Volcanoes. Environmental Geology, Mr. Paul Lowrey Stacey Singleton, Cassandra Combs, Dwight Stephenson, Matt Smithyman

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1 Volcanoes Environmental Geology, Mr. Paul Lowrey Stacey Singleton, Cassandra Combs, Dwight Stephenson, Matt Smithyman EMPACTS Project, Spring 2017 Northwest Arkansas Community College, Bentonville, AR 72712

2 Volcanoes A volcano is a rupture in the crust of a planetary-mass object, such as Earth, that allows hot lava, volcanic ash, and gases to escape from a magma chamber below the surface.

3 How and where are volcanoes formed? Earth's volcanoes occur because its crust is broken into 17 major, rigid tectonic plates that float on a hotter, softer layer in its mantle. Therefore, on Earth, volcanoes are generally found where tectonic plates are diverging or converging.

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6 Types of Volcanoes Cinder Cone Composite Shield Lava Domes

7 Cinder Cone These are the simplest type of volcano. They occur when particles and blobs of lava are ejected from a volcanic vent. The lava is blown violently into the air, and the pieces rain down around the vent. Over time, this builds up a circular or oval-shaped cone, with a bowl-shaped crater at the top. Cinder cone volcanoes rarely grow larger than about 1,000 feet above their surroundings.

8 Composite Composite volcanoes, or stratovolcanoes make up some of the world s most memorable mountains: Mount Rainier, Mount Fuji, and Mount Cotopaxi. These volcanoes have a conduit system inside them that channels magma from deep within the Earth to the surface. They can have clusters of vents, with lava breaking through walls, or issuing from fissures on the sides of the mountain. With all this material coming out, they can grow thousands of meters tall. As we ve seen with the famous Mount Saint Helens, composite volcanoes can explode violently.

9 Shield These are large, broad volcanoes that look like shields from above. The lava that pours out of shield volcanoes is thin, so it can travel for great distances down the shallow slopes of the volcano. These volcanos build up slowly over time, with hundreds of eruptions, creating many layers. They re not likely to explode catastrophically. Perhaps the best known shield volcanoes are the ones that make up the Hawaiian Islands.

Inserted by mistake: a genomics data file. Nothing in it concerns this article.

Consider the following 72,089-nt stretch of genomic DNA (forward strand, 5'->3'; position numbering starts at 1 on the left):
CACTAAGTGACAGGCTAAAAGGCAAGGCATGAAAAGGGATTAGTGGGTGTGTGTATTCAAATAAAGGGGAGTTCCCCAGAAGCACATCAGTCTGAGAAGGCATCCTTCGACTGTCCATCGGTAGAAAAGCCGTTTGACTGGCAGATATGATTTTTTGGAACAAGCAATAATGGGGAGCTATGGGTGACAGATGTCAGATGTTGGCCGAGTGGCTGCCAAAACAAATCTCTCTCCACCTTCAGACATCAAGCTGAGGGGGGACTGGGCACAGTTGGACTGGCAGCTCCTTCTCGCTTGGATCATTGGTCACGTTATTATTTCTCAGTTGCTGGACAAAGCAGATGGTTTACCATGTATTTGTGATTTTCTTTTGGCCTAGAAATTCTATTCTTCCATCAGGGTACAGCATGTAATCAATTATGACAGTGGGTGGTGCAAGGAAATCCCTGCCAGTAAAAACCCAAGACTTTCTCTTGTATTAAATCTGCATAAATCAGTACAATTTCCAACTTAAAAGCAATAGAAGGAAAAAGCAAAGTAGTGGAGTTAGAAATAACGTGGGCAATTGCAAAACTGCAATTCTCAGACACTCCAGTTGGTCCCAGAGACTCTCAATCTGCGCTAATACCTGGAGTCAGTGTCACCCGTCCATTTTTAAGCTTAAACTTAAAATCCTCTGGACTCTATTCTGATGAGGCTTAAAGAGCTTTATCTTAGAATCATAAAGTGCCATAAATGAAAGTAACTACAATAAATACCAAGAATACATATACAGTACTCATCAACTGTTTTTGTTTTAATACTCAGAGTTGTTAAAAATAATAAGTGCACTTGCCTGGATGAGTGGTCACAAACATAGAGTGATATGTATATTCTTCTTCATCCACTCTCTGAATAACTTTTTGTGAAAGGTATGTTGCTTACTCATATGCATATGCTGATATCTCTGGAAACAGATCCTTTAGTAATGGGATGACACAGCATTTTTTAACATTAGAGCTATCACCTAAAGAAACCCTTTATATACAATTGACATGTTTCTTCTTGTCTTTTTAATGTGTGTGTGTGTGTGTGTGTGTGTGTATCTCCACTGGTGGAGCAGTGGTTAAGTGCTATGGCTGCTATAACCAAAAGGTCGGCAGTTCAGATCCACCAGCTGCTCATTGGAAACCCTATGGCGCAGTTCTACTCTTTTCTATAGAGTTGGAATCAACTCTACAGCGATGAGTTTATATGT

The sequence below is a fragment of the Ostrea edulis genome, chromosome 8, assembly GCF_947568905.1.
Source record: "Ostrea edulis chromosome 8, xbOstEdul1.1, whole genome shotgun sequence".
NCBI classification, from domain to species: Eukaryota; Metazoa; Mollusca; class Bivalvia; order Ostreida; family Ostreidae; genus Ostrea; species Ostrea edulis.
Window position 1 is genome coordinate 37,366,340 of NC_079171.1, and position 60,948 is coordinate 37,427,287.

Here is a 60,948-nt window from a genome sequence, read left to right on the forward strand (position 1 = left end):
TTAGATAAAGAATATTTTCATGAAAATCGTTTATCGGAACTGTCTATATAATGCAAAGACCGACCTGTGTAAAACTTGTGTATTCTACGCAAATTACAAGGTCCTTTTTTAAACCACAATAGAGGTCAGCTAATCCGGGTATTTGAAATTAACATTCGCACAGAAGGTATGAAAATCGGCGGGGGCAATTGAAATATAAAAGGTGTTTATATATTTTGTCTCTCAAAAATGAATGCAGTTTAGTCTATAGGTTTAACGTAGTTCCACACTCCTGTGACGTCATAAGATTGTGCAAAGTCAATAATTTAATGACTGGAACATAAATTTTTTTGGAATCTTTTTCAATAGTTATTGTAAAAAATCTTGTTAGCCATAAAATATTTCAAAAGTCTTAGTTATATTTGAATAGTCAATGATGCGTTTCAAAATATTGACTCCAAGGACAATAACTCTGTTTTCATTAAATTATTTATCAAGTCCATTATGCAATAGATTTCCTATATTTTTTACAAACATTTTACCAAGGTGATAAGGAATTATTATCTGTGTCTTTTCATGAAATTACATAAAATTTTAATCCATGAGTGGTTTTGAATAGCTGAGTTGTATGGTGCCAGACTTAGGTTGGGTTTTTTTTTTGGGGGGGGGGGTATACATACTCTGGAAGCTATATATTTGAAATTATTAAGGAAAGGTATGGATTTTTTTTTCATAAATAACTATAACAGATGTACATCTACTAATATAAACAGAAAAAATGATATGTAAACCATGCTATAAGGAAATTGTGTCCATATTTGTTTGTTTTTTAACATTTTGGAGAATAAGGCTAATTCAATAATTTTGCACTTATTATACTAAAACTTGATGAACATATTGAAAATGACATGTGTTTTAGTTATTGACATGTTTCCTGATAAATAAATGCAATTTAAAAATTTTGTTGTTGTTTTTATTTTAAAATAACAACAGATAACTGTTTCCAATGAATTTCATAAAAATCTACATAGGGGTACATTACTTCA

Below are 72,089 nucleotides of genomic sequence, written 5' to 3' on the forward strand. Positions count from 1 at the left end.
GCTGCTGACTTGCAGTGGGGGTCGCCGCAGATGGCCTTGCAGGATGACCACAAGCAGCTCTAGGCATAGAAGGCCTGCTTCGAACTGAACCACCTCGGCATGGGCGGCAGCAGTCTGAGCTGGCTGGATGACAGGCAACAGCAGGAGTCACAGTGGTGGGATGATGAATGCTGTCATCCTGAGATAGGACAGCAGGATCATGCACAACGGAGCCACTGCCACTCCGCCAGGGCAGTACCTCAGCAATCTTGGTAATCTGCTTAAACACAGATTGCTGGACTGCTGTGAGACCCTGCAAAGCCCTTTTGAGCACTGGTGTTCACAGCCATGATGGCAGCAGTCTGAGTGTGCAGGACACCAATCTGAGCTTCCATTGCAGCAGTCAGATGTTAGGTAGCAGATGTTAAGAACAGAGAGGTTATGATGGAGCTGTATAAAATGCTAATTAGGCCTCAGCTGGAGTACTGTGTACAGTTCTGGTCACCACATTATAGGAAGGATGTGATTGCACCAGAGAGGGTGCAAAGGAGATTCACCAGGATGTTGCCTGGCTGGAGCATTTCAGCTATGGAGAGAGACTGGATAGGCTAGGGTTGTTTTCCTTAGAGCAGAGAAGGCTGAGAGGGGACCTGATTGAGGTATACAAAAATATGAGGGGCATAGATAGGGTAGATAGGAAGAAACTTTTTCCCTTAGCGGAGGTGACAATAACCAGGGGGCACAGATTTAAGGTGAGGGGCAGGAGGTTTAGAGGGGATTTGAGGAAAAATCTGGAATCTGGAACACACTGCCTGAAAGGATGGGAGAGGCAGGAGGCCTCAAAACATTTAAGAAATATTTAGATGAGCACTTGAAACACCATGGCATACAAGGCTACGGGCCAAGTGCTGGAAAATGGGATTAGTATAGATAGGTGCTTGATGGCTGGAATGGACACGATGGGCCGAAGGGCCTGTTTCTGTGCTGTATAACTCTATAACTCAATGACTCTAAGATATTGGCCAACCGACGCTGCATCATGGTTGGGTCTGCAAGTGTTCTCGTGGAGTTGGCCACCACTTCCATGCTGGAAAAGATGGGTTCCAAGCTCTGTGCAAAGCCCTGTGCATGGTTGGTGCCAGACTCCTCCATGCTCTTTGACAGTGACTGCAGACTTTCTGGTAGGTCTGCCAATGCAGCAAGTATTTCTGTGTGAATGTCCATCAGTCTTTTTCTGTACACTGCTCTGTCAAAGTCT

10 Lava Dome Volcanic or lava domes are created by small masses of lava which are too thick to flow very far. Unlike shield volcanoes, with low-viscosity lava, the magma from volcanic domes just pile up over and around the vent. The dome grows by expansion of the lava within, and the mountain forms from material spilling off the sides of the growing dome. Lava domes can explode violently, releasing a huge amount of hot rock and ash.

11 Signs of a volcanic eruption Small earthquakes near a volcano Inflation Swelling Increased emission of heat and gas from vents

12 Lava Lava is the molten rock expelled by a volcano during an eruption. The resulting rock after solidification and cooling is also called lava. The molten rock is formed in the interior of some planets and some of their satellites. The source of the heat that melts the rock within the earth is geothermal energy. When first erupted from a volcanic vent, lava is a liquid usually at temperatures from 1,292 to 2,192 F.

13 Tephra (Ash) Tephra is fragmental material produced by a volcanic eruption regardless of composition, fragment size or emplacement mechanism.

14 Pyroclastic Flow A dense, destructive mass of very hot ash, lava fragments, and gases ejected explosively from a volcano and typically flowing downslope at great speed.

15 Lahar A lahar is a type of mudflow or debris flow composed of a slurry of pyroclastic material, rocky debris, and water. The material flows down from a volcano, typically along a river valley. Lahars are extremely destructive. They can flow at speeds of 22 mph or more, be 460 ft deep, and will destroy any structures in their path.

16 Volcanic Gas Volcanic gases include a variety of substances given off by active volcanoes (sometimes dormant/sleepy ones too). These include gases trapped in cavities/holes in volcanic rocks, dissolved or separated gases in magma and lava, or gases being released directly from lava or indirectly through groundwater heated by volcanic action. Sources of volcanic gases on Earth Ancient and recycled elements from the Earth's mantle Absorbing elements from the Earth's crust Groundwater and the Earth's atmosphere

17 Dangerous Effects Volcanic eruptions can cause earthquakes, flash floods, mud slides, and rock falls. Lava can travel very far and burn, bury, or damage anything in its path, including people, houses, and trees. The large amount of dust and ash can cause roofs to fall, makes it hard to breathe, and can block out the sun. Volcanoes can also cause big earthquakes and tsunamis.

18 Stay out of the area defined as a restricted zone by government officials How to stay safe around volcanoes Be prepared for the hazards that can accompany volcanoes Make evacuation plans Develop an emergency communication plan Have disaster supplies on hand Follow the evacuation order issued by authorities Avoid areas downwind and river valleys downstream of the volcano Protect yourself from ash

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